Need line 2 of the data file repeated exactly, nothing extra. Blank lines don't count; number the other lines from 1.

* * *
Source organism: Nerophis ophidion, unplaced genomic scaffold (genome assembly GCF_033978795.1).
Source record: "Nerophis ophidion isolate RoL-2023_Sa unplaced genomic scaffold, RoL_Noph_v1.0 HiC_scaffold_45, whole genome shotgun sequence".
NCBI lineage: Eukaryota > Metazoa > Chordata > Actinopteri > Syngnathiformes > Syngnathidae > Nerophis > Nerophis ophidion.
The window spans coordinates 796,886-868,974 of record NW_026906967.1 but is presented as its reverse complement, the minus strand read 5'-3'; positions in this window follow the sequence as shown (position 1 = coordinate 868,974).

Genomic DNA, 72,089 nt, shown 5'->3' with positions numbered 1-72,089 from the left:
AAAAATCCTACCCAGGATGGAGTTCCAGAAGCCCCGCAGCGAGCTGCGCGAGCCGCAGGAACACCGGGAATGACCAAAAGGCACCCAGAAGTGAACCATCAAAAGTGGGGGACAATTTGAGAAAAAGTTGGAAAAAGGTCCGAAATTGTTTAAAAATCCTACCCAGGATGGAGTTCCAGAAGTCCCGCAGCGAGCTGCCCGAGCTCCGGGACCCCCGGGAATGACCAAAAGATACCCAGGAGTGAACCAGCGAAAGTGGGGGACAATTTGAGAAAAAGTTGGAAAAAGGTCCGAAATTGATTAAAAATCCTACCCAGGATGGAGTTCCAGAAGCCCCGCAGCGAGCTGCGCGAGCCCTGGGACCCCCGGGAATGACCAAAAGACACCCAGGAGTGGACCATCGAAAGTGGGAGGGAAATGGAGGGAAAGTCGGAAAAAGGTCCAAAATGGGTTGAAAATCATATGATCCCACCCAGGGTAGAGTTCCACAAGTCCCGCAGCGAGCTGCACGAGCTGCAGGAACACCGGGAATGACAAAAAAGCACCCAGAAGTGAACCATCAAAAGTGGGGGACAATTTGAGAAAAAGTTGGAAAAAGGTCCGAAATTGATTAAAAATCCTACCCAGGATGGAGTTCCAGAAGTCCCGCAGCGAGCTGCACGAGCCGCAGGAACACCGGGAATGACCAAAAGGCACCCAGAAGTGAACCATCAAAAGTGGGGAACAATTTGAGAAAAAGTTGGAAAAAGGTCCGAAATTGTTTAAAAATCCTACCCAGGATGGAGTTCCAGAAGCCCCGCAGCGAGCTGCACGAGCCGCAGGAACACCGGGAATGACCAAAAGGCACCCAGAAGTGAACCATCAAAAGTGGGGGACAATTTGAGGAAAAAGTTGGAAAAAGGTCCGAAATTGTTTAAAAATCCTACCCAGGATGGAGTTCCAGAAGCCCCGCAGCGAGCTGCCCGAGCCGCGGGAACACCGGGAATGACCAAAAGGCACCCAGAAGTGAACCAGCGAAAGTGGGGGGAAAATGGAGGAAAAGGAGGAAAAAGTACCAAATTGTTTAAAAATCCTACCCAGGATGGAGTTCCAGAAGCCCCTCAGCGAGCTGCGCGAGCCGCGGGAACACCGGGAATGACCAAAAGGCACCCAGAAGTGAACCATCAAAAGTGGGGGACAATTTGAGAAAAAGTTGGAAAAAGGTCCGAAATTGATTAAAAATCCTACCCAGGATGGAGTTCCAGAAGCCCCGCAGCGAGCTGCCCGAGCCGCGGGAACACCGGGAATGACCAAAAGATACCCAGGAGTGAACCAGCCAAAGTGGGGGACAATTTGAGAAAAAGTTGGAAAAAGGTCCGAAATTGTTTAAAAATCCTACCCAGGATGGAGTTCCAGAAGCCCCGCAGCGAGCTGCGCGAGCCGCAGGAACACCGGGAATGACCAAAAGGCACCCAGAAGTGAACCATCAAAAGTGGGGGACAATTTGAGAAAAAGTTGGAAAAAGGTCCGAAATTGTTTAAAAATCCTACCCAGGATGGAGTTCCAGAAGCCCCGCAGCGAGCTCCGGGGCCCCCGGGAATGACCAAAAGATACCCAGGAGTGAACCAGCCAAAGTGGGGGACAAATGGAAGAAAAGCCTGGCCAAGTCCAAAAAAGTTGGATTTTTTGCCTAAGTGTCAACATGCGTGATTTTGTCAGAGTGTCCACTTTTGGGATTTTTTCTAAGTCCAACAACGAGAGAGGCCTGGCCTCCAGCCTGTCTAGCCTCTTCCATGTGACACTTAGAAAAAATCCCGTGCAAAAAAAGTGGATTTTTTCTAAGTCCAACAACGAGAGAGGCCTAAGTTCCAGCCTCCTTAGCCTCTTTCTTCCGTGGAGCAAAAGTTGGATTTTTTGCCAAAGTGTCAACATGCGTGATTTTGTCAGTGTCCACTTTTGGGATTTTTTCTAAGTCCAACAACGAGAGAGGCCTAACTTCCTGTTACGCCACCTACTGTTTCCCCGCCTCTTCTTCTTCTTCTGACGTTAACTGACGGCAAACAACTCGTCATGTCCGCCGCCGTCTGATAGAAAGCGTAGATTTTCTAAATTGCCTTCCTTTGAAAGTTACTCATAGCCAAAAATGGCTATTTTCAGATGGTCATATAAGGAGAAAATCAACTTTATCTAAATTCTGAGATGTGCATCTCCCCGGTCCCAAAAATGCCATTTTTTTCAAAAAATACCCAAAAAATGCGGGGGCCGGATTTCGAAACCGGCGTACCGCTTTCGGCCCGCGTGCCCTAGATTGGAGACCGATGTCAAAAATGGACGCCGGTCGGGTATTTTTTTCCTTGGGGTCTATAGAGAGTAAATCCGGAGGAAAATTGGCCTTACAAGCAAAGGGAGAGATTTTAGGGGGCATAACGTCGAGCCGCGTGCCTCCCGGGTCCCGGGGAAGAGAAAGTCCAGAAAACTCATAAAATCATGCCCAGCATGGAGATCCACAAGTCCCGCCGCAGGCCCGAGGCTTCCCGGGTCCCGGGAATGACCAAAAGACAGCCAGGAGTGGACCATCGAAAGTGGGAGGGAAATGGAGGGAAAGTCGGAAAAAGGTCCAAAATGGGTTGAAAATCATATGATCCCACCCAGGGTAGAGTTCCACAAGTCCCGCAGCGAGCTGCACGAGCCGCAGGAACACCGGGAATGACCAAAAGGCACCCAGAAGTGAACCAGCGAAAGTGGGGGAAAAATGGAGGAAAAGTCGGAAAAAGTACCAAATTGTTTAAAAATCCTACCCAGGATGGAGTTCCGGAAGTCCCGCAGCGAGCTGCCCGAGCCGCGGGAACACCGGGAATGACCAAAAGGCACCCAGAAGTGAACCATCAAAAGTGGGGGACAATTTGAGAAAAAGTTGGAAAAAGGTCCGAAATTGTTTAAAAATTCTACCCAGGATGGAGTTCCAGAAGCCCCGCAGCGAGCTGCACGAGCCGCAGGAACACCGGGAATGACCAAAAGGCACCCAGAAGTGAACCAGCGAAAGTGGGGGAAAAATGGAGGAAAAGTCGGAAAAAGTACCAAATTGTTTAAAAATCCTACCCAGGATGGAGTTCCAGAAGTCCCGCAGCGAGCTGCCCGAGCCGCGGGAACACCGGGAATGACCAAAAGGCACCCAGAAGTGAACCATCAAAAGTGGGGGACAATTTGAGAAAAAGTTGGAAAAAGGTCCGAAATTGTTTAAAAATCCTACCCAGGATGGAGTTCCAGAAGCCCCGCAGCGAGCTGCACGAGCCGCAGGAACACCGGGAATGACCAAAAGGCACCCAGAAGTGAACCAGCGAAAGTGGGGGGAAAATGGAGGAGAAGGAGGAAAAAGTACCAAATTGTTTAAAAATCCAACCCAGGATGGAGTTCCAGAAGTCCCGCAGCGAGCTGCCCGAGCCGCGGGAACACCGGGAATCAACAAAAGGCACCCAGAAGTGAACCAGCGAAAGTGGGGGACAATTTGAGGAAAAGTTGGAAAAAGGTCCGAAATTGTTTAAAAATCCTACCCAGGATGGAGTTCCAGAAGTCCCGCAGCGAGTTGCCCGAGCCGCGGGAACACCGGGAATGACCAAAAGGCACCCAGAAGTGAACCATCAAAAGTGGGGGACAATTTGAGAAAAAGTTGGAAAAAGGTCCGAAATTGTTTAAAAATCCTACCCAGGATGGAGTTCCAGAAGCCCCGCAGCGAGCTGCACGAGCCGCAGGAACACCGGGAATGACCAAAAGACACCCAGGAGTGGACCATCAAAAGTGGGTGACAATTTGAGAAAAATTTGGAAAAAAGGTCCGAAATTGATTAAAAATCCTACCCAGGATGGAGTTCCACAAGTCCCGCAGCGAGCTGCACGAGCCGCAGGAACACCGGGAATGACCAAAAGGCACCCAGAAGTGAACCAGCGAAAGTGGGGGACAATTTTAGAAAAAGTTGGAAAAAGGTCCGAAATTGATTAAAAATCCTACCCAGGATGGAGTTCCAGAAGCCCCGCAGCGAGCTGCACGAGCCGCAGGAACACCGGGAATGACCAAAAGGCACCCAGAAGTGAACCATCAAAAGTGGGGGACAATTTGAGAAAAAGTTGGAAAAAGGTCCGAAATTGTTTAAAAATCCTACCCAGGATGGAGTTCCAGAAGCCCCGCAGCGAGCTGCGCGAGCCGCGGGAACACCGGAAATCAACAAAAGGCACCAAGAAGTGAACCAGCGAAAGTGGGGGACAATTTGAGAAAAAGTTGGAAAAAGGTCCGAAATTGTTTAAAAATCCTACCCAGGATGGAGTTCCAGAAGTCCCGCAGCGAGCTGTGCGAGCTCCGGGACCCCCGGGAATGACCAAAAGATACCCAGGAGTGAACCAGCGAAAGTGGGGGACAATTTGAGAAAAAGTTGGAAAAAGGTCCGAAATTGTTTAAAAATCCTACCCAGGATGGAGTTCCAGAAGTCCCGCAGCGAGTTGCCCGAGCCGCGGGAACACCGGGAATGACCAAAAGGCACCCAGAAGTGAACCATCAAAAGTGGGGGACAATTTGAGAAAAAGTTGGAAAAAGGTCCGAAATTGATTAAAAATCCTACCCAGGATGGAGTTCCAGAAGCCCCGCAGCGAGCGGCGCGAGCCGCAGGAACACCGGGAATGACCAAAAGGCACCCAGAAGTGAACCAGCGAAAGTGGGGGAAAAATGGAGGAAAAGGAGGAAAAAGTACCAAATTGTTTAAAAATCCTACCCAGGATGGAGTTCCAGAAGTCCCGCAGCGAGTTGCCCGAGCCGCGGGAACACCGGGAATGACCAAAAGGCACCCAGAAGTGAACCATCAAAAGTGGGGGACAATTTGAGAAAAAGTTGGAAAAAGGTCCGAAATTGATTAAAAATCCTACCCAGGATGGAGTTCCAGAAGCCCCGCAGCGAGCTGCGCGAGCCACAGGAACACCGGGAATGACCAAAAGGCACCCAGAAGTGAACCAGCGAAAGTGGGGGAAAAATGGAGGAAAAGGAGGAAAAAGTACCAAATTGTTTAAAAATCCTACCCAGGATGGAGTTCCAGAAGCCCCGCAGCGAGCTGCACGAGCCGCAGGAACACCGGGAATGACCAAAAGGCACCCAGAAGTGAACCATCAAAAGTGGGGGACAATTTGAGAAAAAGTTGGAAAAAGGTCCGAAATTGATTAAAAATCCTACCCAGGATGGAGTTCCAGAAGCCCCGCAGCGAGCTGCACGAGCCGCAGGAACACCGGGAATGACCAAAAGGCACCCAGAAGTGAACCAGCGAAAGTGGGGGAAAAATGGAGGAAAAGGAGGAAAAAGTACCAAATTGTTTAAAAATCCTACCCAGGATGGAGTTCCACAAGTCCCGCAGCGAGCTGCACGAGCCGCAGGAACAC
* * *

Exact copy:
Source record: "Nerophis ophidion isolate RoL-2023_Sa unplaced genomic scaffold, RoL_Noph_v1.0 HiC_scaffold_45, whole genome shotgun sequence".